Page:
Leadership

Why Are So Few Chinese in Global Roles … & Does it Matter?

Published : November 2017

Why are there so few Chinese executives in senior positions in Western multinational companies?  Although India’s market size is smaller than China’s, Indians claim a far larger proportion of executives in senior global and regional roles. 

Well-known MNCs such as Microsoft, PepsiCo, Deutsche Bank, Google, MasterCard and Nokia have (or recently had) CEOs of Indian extraction; however, there are no comparable examples from China.

Does this really matter?  At IMA’s recent Asia CEO Forum Overnight the answer was an unequivocal ‘yes’.  Such a severe shortage of senior global Chinese executives (and others who know China intimately) at headquarters can result in a patchy understanding of the China market.  One participant remarked, ‘If you are an activist shareholder, or even just an investor, and you see that the company has 50 to 60% of its capital investment and revenue offshore, you are going to expect its board composition to reflect that and to have the right people with connectivity to those markets.’

The risk is not just at headquarters.  Young executives in China considering a long-term career may question whether there is a glass ceiling blocking their advancement in a Western MNC.  As one China CEO put it, ‘A lot of Chinese executives ask me, “Why do you see a lot more Indians as CEOs of global companies as opposed to Chinese?”’  The danger is that aspiring executives may seek career progression elsewhere, once they have received solid grounding and training at an MNC.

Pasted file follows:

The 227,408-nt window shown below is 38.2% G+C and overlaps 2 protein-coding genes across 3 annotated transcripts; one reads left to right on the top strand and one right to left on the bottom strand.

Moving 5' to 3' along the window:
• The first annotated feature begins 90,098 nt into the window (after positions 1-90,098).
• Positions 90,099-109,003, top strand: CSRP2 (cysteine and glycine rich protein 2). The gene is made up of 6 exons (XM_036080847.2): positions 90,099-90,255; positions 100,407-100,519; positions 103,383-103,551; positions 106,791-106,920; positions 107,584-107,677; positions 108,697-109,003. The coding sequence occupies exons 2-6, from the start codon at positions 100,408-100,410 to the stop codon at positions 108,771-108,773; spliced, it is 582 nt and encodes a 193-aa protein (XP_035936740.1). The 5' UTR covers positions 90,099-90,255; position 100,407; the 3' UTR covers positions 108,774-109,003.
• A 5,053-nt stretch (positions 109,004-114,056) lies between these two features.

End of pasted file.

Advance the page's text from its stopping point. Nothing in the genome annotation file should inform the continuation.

While a company may aspire to move Chinese nationals into global positions, there is often little desire among Chinese executives to take on these roles.  A senior regional executive has found that, ‘If you take a PRC national and offer him a global SBU head position in Cincinnati or some part of the US, they often don’t want it.  They prefer to be the country head sitting in China.  There they have the relationships, enjoy a work-life balance, and have the comfort of knowing their own culture.‘

The hesitancy in taking up an overseas posting can stifle career prospects since a foreign assignment is often a prerequisite of MNCs for career advancement in China and globally.  An Asia CEO explained that, ‘One of the reasons we export talent from China is to prepare them to take larger roles later on back in China.  It helps develop people who the organization trusts and it helps to have more people in China who understand the global company.  It is difficult when managers are homegrown in China; it’s much easier when we export them and then they return.’

While it is often hard to convince Chinese executives to take overseas postings, many firms find that the rewards are well worth the effort.  A regional CEO explained that, ‘We had a Chinese national who went to run a $600 million business on the US East Coast.  Previously, she was vice president of a product line in China, and now she runs a global business.  Most recently we moved another Chinese SBU head to Singapore to run our Asia-Pacific business.  This shows that good talent in China can be exported to take on regional or global roles and perform well in different environments.’

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